Objective

The purpose of this study was to investigate the HCRTR2 gene variants rs3122156, rs2653342, and rs2653349 in a large homogenous Swedish case‐control cohort in order to further evaluate the possible contribution of HCRTR2 to cluster headache.

Background

Cluster headache is a severe neurovascular disorder and the pathophysiology is not yet fully understood. Due to striking circadian and circannual patterns of this disease, the hypothalamus has been a research focus in cluster headache. Several studies with many different cohorts from Europe have investigated the hypocretin receptor 2 (HCRTR2) gene, which is expressed in the hypothalamus. In particular, one HCRTR2 single nucleotide polymorphism, rs2653349, has been subject to a number of genetic association studies on cluster headache, with conflicting results. Two other HCRTR2 gene variants, rs2653342 and rs2653349, have been reported to be linked to cluster headache in an Italian study.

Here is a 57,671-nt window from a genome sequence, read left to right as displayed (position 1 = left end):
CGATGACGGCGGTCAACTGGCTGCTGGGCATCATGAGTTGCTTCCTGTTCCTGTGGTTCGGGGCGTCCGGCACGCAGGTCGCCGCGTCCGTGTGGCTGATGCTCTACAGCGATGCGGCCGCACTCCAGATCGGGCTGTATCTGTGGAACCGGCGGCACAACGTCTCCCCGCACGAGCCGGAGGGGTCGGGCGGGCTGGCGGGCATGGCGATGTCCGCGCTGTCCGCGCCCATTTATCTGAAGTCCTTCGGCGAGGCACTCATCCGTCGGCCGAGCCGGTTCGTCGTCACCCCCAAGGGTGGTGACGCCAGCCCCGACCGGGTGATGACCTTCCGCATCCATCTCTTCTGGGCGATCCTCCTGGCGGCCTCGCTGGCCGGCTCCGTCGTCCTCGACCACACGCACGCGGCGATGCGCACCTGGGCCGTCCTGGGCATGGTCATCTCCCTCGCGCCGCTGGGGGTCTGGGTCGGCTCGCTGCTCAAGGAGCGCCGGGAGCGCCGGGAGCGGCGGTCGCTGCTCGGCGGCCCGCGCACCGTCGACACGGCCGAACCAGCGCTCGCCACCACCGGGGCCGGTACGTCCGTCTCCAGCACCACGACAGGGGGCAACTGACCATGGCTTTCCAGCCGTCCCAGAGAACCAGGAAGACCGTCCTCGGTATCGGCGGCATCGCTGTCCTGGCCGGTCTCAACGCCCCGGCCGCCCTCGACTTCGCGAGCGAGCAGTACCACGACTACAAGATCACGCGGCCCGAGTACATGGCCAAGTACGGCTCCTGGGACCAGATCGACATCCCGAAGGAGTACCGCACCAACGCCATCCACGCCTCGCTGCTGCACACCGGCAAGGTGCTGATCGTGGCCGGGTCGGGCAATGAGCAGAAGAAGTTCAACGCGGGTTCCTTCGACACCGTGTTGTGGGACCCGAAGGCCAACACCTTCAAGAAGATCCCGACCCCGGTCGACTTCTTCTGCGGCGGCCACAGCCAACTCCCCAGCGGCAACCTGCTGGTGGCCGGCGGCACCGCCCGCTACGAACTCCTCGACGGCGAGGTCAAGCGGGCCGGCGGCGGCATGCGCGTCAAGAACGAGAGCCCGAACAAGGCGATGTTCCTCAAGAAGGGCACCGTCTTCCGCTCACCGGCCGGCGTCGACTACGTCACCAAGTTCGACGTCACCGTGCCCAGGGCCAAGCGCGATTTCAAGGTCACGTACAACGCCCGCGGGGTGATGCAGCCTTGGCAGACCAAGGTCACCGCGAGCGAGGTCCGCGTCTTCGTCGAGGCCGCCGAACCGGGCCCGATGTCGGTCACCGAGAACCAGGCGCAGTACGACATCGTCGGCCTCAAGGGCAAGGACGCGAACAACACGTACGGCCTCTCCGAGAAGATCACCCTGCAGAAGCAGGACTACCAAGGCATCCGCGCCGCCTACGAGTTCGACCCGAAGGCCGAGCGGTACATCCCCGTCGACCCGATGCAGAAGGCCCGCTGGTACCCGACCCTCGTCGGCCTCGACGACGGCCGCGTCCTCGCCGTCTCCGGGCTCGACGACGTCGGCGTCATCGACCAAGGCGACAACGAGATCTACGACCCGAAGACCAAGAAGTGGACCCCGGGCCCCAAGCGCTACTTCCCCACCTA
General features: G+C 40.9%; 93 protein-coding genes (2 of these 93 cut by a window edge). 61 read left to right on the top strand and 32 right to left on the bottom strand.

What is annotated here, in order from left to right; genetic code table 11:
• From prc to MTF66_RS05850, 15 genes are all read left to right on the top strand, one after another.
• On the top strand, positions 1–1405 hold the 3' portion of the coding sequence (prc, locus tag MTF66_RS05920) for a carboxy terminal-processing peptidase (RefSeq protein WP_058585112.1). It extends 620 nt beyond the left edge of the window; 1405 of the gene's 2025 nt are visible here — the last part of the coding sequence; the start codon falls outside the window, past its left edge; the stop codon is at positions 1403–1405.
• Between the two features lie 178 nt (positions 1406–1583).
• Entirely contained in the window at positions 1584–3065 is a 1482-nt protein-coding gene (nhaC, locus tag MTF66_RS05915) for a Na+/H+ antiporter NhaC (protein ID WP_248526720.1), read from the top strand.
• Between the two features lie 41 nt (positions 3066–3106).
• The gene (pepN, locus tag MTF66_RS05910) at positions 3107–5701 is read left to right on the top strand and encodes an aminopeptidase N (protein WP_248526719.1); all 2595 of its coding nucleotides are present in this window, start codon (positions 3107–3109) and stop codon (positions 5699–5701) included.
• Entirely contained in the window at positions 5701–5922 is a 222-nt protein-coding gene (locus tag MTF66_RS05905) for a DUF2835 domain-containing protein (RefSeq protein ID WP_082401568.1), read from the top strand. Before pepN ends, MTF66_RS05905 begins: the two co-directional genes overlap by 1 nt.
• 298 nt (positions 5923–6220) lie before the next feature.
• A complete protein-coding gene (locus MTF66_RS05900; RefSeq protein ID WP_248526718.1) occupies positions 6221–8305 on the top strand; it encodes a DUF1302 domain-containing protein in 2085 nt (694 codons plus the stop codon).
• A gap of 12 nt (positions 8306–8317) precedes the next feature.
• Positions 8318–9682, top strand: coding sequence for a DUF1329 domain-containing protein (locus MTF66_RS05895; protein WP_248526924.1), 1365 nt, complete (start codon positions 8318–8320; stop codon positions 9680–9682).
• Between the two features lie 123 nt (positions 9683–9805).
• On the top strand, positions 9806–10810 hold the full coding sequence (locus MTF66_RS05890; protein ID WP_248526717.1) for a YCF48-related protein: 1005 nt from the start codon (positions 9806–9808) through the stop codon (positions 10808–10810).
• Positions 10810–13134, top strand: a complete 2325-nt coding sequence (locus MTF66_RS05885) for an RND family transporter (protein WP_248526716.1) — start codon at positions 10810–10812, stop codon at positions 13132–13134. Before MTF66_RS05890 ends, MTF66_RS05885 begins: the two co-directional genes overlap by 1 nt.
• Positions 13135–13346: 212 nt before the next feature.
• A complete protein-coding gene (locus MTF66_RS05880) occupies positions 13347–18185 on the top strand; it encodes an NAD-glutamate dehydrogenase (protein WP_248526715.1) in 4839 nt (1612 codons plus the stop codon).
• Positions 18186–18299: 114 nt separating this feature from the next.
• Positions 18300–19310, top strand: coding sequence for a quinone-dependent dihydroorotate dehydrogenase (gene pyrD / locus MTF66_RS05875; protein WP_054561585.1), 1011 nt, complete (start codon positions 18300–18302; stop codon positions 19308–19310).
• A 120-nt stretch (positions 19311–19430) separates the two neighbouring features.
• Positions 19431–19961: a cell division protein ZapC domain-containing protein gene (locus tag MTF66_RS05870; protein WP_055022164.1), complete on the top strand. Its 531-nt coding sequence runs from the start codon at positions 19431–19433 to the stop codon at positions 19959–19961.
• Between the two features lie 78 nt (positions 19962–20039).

Methods

We genotyped a total of 517 patients diagnosed with cluster headache and 581 controls, representing a general Swedish population, for rs3122156, rs2653342, and rs2653349 using quantitative real‐time PCR. Statistical analyses of genotype, allele, and haplotype frequencies for the 3 gene variants were performed comparing patients and controls.

Results

For rs3122156, the minor allele frequency in patients was 25.9% compared to 29.9% in controls (= .0421). However, this significance did not hold after correction for multiple testing. The minor allele frequencies for rs2653342 (14.7% vs 14.7%) and rs2653349 (19.5% vs 18.8%) were similar for patients and controls. Furthermore, we found one haplotype that was significantly less common in patients than controls (= .0264). This haplotype included the minor allele for rs3122156 and the major alleles for rs2653342 and rs2653349. Significance did not hold after applying a permutation test.

Conclusions

Our data show a trend for association between cluster headache and the HCRTR2 polymorphism rs3122156, where the minor allele seems to be a protective factor. However, the other 2 HCRTR2 gene variants, including the previously reported rs2653349, were not associated with cluster headache in our Swedish material. A comparison with previous studies points to variance in genotype and allele frequencies among the different populations, which most likely contributes to the opposing results regarding rs2653349. Although the results from this study do not strongly support an association, HCRTR2 remains an interesting candidate gene for involvement in the pathophysiology of cluster headache.

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